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How can defense products be designed with Design for Six Sigma (DFSS), and can you provide an example?

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Generally speaking, we use DFSS to close value-based gaps during the design phase of a product, service, business deal, or just about anything that adds value. Of course, this is accomplished in such a way that another gap is not propagated somewhere else in time and space.  In other words, we leverage the ideas and methods of DFSS to create a plan for meeting a given need, be it real or perceived, in a quality way. When we say “in a quality way,” we are referring to creating a state in which value entitlement is realized for the customer and provider.  We plan for meeting the need of, say, “transportation” in a way that is functional, reliable, serviceable, affordable, aesthetically pleasing, maintainable and so on.

As we wrap our minds around this philosophical underpinning, it becomes clear that DFSS is not a quality tool for enabling the traditional design process but a business tool for maximizing the confidence around the plans we generate for everything we do or deliver. In other words, the impact of DFSS as a “risk-centric” way of thinking is much broader and deeper than the traditional “defect-centric” way of thinking embodied by most engineers.  As the aforementioned logic path implies, DFSS is the way in which we plan or configure any business deliverable such that we bring that deliverable into existence with the highest possible level of confidence (absence of risk) that it will achieve the aims for which it is intended.

Again, we must reiterate that we have set forth the philosophy of design in broad terms because it covers the entire universe of how a business plans everything it does or delivers, not just what it does to bring new products into existence.  The strategy of DFSS provides us with a rational pattern for how we should go about configuring plans for new products, processes, software, systems, services, decisions, transactions, information, knowledge, experiences and events – anything we do to inject value into the business relationship on every front.  Only when we view DFSS from such a “deliverable-centric” perspective can we clearly see how it supercedes the “product-centric” thinking that has heretofore dominated management history.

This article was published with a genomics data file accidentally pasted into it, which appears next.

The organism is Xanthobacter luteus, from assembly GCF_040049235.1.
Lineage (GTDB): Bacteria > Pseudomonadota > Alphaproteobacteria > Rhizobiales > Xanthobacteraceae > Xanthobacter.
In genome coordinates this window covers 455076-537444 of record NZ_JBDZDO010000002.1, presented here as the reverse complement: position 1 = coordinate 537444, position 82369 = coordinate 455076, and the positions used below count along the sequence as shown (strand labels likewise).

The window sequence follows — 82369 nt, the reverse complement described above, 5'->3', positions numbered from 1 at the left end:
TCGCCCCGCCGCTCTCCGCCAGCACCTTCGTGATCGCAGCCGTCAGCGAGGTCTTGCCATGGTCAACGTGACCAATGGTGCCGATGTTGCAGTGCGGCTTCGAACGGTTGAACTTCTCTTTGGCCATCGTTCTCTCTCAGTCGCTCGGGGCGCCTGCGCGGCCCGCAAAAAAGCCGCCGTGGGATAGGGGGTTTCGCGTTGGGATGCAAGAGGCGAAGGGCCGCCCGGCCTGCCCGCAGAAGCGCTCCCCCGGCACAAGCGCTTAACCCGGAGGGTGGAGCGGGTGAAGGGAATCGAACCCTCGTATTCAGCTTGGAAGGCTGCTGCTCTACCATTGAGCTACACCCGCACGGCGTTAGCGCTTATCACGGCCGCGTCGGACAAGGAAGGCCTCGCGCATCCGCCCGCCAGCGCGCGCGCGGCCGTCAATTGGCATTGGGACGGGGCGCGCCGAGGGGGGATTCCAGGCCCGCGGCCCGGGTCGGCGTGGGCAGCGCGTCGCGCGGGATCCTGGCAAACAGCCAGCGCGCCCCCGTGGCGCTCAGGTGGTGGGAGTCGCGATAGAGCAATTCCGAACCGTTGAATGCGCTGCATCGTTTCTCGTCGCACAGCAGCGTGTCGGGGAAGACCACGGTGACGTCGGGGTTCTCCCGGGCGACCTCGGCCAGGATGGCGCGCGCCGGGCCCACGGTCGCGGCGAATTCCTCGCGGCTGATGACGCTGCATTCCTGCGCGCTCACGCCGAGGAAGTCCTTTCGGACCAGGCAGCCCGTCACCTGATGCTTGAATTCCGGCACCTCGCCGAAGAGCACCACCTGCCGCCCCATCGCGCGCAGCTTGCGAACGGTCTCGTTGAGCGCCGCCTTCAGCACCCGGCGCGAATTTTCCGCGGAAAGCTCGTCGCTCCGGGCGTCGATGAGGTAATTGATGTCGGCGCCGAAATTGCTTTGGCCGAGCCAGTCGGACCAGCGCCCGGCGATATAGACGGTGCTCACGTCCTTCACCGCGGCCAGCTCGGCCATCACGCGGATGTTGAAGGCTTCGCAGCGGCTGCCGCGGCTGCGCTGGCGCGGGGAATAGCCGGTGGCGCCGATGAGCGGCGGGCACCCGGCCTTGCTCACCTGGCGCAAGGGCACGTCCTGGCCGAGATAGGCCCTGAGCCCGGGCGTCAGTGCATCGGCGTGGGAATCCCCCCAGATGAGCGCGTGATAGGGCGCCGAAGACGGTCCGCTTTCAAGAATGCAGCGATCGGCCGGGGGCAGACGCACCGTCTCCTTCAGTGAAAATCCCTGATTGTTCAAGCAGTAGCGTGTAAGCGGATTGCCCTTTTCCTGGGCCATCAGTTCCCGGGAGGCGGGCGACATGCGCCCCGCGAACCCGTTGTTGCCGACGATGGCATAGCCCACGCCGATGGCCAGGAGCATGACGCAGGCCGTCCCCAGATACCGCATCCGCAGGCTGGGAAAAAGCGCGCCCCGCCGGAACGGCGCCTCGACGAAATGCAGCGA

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Most people already know that the aim of “business” boils down to three things:  the ideas we have to satisfy customer and provider needs, the decisions we make and the things we do to enable and execute those decisions.  When we view these three keys through the lens of risk, we see that there is little risk attached to a platonic idea, since it has no physical form or substance.  There is, however, a great deal of risk associated with the plans (designs) we create and the means of execution by which we realize those ideas.

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Hence, our ability to abate risk is directly tied to the relative efficacy of our decision making and the capability and capacity for executing those decisions.  In other words, every time we draw a line, establish a tolerance level, set forth a procedural step and so on, we make a decision to do so and, by definition, we adopt a certain level of risk.  Then we execute those decisions in time and space among a virtually endless constellation of contingencies and circumstances – many of which align or interact to create further risk opportunity, exposure and consequence.  Thus, it can be said that DFSS is concerned with how we go about optimizing our plans and decisions – before they are implemented (for everthing that adds or subtracts value).

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